Five Ways to Engage with a New Government

By Kyle Larkin, Vice- President Impact Public Affairs

Governments are changing all across Canada. In Ontario, Premier Doug Ford was recently re-elected with a larger majority government. In Alberta, Danielle Smith recently won the United Conservative Party leadership and is now Premier. In British Columbia, Premier John Horgan is stepping down, and the BC NDP are currently going through a leadership race. Federally, Pierre Poilievre recently won the Conservative Party of Canada leadership and polls show him poised to win in an upcoming election.

To be effective in advocacy, associations need to remain aware of these changes and how best to engage with new governments and new leaders. The following are five ways that associations can ensure their sector is at the table, instead of on the menu.

Direct Lobbying

The foundation of any advocacy campaign is direct lobbying. Association leaders should be constantly meeting with government officials to discuss issues impacting members. This includes meeting with elected officials, public servants, and ministerial staff. Government officials are dealing with hundreds of issues a week, so it’s always important to ensure that you’re present. By staying engaged, you can ensure that you and your association are thought of for policy development, consultations, and other government activities.

Grassroots Advocacy

One of the best ways to engage your members in advocacy activities is at the local level. Elected officials meet constantly with lobbyists and association leaders, but really cherish the opportunity when they can meet with a member who is growing a business or employing individuals in their community. Working with your members to get them to meet with their local elected official in their constituency office or inviting them to tour their own office or project can help that official understand firsthand the breadth of the sector you represent.

Digital Advocacy

Prior to the internet, one of the ways that associations would engage a large number of members in advocacy was through letter writing campaigns. Thankfully, this process has now been digitized. Through tools like CSAE Digital Advocacy, associations can create digital campaigns that allow their members to send emails directly to their local elected officials through the click of a button. These campaigns allow elected officials to know that there are dozens, or sometimes hundreds, of their constituents that are concerned about an issue. The saying “all politics is local” remains true today.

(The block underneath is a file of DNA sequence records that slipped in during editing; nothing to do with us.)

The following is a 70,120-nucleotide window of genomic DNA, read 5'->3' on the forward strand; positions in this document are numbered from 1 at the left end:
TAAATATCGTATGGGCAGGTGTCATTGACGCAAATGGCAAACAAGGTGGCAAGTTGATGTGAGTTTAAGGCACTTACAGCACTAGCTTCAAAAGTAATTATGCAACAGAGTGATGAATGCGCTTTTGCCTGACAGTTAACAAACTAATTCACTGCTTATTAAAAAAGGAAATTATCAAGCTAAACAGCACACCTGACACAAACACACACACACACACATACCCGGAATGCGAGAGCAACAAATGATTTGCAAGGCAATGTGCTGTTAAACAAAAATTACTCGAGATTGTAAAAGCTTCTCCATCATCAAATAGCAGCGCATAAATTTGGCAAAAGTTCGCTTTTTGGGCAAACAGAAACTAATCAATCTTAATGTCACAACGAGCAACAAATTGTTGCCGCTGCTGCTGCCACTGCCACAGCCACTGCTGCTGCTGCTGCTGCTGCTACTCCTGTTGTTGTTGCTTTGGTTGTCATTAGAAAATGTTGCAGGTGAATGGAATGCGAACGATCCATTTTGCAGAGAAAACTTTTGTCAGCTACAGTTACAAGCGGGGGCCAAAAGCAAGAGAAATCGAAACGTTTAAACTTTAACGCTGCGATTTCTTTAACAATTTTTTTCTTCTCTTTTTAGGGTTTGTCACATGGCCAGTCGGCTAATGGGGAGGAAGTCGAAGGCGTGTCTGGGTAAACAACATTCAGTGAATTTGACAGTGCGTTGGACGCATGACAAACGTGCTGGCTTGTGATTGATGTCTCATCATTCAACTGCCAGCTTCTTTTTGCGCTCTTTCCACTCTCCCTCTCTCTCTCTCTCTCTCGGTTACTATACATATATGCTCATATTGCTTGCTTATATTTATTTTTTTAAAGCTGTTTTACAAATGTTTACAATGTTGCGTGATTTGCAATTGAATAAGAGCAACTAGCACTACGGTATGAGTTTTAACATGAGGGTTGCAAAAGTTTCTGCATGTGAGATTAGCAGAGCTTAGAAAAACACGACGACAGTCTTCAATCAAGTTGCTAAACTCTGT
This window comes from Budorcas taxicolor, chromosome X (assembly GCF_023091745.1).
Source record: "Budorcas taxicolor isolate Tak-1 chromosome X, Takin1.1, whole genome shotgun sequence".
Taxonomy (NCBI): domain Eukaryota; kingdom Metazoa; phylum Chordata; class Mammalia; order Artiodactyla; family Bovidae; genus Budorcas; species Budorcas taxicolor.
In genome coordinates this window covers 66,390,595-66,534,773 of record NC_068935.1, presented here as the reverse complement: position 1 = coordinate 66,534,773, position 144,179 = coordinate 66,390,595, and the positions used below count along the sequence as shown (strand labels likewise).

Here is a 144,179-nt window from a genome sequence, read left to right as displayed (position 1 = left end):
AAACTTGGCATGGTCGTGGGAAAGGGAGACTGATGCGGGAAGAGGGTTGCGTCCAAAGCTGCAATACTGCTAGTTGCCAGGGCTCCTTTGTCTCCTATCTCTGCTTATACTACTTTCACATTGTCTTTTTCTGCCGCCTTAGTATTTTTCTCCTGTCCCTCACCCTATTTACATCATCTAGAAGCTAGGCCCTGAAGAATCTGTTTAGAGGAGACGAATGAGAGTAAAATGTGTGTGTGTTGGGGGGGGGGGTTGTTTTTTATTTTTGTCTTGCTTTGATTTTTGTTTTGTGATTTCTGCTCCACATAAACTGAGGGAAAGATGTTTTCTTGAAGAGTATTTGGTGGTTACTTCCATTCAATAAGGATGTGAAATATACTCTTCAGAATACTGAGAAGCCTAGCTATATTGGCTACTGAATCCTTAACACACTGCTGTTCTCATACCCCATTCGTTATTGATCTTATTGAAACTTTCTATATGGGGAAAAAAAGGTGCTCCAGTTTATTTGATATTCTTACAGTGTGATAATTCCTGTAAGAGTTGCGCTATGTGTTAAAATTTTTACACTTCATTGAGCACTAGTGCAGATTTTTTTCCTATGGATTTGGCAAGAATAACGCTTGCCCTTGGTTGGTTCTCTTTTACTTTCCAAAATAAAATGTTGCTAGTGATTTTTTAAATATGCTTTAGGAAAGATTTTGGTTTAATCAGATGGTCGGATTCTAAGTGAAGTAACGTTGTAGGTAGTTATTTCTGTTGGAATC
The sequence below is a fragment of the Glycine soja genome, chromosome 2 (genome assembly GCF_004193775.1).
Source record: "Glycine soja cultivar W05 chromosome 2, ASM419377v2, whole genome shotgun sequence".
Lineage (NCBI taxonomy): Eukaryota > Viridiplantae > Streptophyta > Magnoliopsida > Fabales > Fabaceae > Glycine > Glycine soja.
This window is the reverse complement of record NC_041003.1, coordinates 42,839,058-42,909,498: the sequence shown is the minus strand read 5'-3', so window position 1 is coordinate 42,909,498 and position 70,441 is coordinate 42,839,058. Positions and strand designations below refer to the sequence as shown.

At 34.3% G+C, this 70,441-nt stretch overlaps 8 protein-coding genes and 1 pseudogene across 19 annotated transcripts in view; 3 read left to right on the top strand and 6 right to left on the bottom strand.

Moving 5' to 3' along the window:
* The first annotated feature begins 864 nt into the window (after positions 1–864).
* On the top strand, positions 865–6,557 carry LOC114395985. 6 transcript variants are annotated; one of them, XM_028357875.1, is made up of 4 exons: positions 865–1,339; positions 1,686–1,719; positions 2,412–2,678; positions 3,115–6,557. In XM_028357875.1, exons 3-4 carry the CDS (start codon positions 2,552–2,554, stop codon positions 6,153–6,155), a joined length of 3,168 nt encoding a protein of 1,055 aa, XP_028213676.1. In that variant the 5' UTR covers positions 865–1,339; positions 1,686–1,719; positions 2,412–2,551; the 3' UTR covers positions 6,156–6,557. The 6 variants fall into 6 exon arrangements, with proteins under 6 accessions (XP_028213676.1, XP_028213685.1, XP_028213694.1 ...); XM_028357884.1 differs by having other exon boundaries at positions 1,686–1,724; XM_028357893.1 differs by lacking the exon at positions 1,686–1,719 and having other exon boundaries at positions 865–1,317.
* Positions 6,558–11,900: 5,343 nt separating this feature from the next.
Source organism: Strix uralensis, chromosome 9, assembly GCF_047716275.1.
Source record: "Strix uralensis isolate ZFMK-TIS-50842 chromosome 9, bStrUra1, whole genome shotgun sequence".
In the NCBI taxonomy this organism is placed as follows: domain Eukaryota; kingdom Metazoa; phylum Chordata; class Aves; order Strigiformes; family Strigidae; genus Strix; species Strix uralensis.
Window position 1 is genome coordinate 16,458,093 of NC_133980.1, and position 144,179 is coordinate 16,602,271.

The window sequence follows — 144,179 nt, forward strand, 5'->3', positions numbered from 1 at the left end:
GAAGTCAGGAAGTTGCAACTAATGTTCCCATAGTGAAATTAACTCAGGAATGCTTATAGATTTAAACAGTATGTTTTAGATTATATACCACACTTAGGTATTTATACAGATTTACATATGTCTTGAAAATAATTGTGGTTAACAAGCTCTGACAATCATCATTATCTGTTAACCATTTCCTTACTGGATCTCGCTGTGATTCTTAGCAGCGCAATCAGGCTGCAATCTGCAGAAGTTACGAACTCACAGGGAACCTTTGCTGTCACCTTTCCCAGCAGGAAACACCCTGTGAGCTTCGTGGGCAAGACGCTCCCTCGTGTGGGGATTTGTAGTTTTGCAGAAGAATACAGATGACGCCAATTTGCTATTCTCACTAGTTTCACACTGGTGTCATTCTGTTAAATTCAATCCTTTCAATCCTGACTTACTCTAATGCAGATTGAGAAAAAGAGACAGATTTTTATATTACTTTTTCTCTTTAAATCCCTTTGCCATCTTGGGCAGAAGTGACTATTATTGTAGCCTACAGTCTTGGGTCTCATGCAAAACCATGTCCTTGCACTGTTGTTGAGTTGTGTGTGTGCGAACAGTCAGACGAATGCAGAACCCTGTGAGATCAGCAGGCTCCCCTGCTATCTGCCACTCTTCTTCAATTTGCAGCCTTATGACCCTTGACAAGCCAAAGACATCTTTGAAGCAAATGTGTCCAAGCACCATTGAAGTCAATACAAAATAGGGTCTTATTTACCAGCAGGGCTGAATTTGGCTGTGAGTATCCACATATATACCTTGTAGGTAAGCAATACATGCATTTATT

Media Relations

Every successful advocacy campaign includes a component of media relations. Through press conferences, press releases, or opinion editorials, you can ensure that the media and the public are aware of the issue that you’re advocating on. Anything that gains the media’s attention is sure to catch the government’s attention as well. By raising the profile of your advocacy issues within the media, you can better ensure that governments pay attention to you and your association.

Social Media

Nearly every elected official uses social media, and many of them personally use some of their channels. I have seen Members of Parliament spend hours on Twitter and Instagram, responding to other users and checking their feeds. Most advocacy campaigns nowadays include a component of social media to promote messaging directly to elected officials. Either through an organic or paid campaign, platforms like Twitter and Instagram can help you to easily get your messages in front of those you’re trying to reach. Social media can also help to drive traffic to your digital advocacy campaign, or promote a recent story that you had published in a newspaper. Don’t forget to use this important tool!

Kyle Larkin is the Vice-President at Impact Public Affairs and has spent nearly a decade in government relations, public relations and politics. He manages and executes public affairs strategies for national and provincial organizations, achieving short-term and long-term objectives. Kyle has successfully changed policies at the federal and provincial levels and has been featured in numerous media publications, including the BBC.